Campbell Soup Co.
appointed its next finance chief as the soup and snack maker looks to build on its recent growth.
The Camden, NJ-based company on Wednesday said Carrie Anderson will become chief financial officer, effective Feb. 6. She succeeds Mick Beekhuizen, who was named president of Campbell’s meals and beverage division in November.
Ms. Anderson is set to join Campbell from medical technology company Integra LifeSciences Holdings Corp.
, where she has been CFO since June 2019. Integra plans to launch a search for her replacement, the company said in a regulatory filing. Finance department insiders Mathieu Aussermeier and Jeffrey Mosebrook will assume the CFO’s responsibilities in the interim.
Ms. Anderson previously held a number of finance leadership roles over the course of seven years at equipment manufacturer Dover Corp.
, including as chief accounting officer and controller. Campbell declined to make her available for an interview.
The incoming CFO “brings a wide range of diverse, strategic experience and financial discipline, and her expertise in capital management and deployment will help us continue to drive our growth plans and enhance our performance,” Campbell’s Chief Executive Mark Clouse said in a statement.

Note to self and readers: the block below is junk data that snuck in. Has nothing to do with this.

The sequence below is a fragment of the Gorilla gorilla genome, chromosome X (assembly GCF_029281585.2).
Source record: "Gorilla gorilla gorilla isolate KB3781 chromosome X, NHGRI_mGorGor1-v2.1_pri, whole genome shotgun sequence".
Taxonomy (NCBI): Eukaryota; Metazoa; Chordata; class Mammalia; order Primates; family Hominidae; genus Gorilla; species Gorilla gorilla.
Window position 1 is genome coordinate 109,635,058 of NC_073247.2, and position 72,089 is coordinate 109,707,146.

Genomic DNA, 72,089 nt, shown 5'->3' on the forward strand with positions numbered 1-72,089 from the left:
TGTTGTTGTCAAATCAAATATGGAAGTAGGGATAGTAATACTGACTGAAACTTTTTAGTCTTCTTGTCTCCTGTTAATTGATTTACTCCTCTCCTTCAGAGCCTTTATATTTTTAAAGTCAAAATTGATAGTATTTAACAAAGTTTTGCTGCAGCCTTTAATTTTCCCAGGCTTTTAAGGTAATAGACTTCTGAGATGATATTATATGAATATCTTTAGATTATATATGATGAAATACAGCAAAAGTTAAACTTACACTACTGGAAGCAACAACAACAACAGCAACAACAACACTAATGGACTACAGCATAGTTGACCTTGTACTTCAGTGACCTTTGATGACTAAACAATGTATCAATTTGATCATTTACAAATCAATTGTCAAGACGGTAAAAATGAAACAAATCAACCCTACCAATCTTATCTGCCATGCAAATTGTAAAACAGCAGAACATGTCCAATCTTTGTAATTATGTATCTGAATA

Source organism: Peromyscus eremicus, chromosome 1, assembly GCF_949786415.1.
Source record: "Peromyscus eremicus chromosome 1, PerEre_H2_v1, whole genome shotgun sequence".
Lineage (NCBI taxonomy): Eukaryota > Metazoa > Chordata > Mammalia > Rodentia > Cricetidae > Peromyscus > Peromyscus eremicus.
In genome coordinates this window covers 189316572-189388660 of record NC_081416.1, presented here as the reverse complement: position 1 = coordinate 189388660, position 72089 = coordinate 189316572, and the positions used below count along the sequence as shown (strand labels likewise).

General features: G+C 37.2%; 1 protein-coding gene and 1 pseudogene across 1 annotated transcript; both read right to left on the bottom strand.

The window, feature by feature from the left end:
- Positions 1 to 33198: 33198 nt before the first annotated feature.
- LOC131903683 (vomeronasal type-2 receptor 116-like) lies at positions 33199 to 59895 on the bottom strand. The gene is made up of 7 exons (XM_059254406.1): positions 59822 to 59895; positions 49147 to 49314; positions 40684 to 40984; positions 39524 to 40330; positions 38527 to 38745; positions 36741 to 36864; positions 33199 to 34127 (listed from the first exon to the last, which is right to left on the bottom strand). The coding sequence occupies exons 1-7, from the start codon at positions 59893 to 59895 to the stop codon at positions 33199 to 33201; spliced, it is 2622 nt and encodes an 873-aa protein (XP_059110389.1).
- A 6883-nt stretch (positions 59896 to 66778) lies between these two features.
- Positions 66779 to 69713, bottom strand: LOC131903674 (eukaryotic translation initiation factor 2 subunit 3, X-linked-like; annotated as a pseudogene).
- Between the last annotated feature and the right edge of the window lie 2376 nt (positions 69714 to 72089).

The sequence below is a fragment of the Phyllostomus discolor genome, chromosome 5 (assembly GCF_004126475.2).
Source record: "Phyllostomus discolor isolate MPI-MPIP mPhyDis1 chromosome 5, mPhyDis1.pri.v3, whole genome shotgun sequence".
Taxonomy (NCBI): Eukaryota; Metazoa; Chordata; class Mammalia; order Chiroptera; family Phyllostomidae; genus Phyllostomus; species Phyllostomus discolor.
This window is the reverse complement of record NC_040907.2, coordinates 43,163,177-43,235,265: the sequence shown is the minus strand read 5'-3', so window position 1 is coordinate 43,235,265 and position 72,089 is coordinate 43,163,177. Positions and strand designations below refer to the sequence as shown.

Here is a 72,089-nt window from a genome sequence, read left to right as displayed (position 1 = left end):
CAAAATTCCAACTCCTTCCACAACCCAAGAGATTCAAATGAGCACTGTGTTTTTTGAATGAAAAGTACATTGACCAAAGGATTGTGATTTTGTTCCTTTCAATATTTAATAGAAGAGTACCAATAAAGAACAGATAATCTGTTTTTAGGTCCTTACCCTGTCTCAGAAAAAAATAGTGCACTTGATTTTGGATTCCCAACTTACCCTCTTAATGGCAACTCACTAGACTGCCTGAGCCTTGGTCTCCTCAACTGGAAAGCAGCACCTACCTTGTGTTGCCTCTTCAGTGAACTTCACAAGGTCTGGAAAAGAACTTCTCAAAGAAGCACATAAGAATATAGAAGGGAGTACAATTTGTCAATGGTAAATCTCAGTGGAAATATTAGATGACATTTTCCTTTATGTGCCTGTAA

As CFO, Ms. Anderson is set to receive a base salary of $750,000 and a one-time cash payment of $1.5 million in recognition of forfeited equity awards and a forfeited annual bonus from prior employment, the company said in filing securities. She will also be eligible for an annual bonus with a target this fiscal year of 90% of base pay as well as a one-time restricted stock grant with a value of $2 million.
Campbell saw growth during the pandemic as more people prepared food at home and it has benefited recently as consumers turn to less expensive grocery items to cope with inflation. For the quarter ended Oct. 30, Campbell said organic sales, which stripped out mergers and currency impacts, jumped 15% from a year earlier to around $2.6 billion as the company raised prices to offset higher costs. Profit rose to $297 million, compared with $261 million in the prior-year period. Campbell last month raised its outlook for the fiscal year, expecting sales to rise between 7% and 9% from last year, compared with its previous guidance for between 4% and 6%.
“Consumers continue to cut back on out-of-home eating and are migrating from more expensive grocery categories as they seek ways to ease the impact of inflation,” Mr. Clouse told analysts last month. “Consumers are making changes to stretch their budgets and following several years of becoming more confident and comfortable with cooking, they continue to turn to our categories and most importantly, our brands,” he said.
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